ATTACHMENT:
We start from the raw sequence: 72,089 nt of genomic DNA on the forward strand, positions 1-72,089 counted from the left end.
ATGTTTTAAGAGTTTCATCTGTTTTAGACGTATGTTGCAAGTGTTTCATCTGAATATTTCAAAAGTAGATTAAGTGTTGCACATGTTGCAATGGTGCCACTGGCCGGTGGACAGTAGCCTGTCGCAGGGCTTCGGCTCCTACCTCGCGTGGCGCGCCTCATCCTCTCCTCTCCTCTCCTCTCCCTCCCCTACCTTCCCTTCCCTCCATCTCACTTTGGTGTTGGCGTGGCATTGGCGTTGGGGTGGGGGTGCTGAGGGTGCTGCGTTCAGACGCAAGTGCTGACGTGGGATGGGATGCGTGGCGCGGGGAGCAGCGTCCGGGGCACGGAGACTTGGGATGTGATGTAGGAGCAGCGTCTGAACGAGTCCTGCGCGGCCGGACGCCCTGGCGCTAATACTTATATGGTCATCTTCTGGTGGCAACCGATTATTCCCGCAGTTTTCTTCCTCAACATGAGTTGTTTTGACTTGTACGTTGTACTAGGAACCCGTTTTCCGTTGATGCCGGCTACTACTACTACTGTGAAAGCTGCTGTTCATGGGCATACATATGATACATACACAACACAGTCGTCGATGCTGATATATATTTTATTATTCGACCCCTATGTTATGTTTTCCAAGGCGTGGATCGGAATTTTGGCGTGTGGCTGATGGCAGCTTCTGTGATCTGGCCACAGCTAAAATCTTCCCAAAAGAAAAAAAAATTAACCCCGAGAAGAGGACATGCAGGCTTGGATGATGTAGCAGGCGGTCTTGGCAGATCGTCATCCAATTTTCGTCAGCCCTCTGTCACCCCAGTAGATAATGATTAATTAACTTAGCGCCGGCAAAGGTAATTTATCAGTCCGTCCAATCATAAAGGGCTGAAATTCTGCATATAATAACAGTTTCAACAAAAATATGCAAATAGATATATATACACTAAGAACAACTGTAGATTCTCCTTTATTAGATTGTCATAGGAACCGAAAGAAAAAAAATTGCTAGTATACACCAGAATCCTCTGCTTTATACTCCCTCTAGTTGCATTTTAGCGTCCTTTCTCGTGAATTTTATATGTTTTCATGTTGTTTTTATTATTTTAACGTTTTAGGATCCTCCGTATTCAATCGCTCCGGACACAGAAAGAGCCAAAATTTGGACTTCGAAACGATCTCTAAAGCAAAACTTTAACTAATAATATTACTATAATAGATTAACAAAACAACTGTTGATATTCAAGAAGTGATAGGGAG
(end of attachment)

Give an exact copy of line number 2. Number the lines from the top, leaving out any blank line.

ATGTTTTAAGAGTTTCATCTGTTTTAGACGTATGTTGCAAGTGTTTCATCTGAATATTTCAAAAGTAGATTAAGTGTTGCACATGTTGCAATGGTGCCACTGGCCGGTGGACAGTAGCCTGTCGCAGGGCTTCGGCTCCTACCTCGCGTGGCGCGCCTCATCCTCTCCTCTCCTCTCCTCTCCCTCCCCTACCTTCCCTTCCCTCCATCTCACTTTGGTGTTGGCGTGGCATTGGCGTTGGGGTGGGGGTGCTGAGGGTGCTGCGTTCAGACGCAAGTGCTGACGTGGGATGGGATGCGTGGCGCGGGGAGCAGCGTCCGGGGCACGGAGACTTGGGATGTGATGTAGGAGCAGCGTCTGAACGAGTCCTGCGCGGCCGGACGCCCTGGCGCTAATACTTATATGGTCATCTTCTGGTGGCAACCGATTATTCCCGCAGTTTTCTTCCTCAACATGAGTTGTTTTGACTTGTACGTTGTACTAGGAACCCGTTTTCCGTTGATGCCGGCTACTACTACTACTGTGAAAGCTGCTGTTCATGGGCATACATATGATACATACACAACACAGTCGTCGATGCTGATATATATTTTATTATTCGACCCCTATGTTATGTTTTCCAAGGCGTGGATCGGAATTTTGGCGTGTGGCTGATGGCAGCTTCTGTGATCTGGCCACAGCTAAAATCTTCCCAAAAGAAAAAAAAATTAACCCCGAGAAGAGGACATGCAGGCTTGGATGATGTAGCAGGCGGTCTTGGCAGATCGTCATCCAATTTTCGTCAGCCCTCTGTCACCCCAGTAGATAATGATTAATTAACTTAGCGCCGGCAAAGGTAATTTATCAGTCCGTCCAATCATAAAGGGCTGAAATTCTGCATATAATAACAGTTTCAACAAAAATATGCAAATAGATATATATACACTAAGAACAACTGTAGATTCTCCTTTATTAGATTGTCATAGGAACCGAAAGAAAAAAAATTGCTAGTATACACCAGAATCCTCTGCTTTATACTCCCTCTAGTTGCATTTTAGCGTCCTTTCTCGTGAATTTTATATGTTTTCATGTTGTTTTTATTATTTTAACGTTTTAGGATCCTCCGTATTCAATCGCTCCGGACACAGAAAGAGCCAAAATTTGGACTTCGAAACGATCTCTAAAGCAAAACTTTAACTAATAATATTACTATAATAGATTAACAAAACAACTGTTGATATTCAAGAAGTGATAGGGAG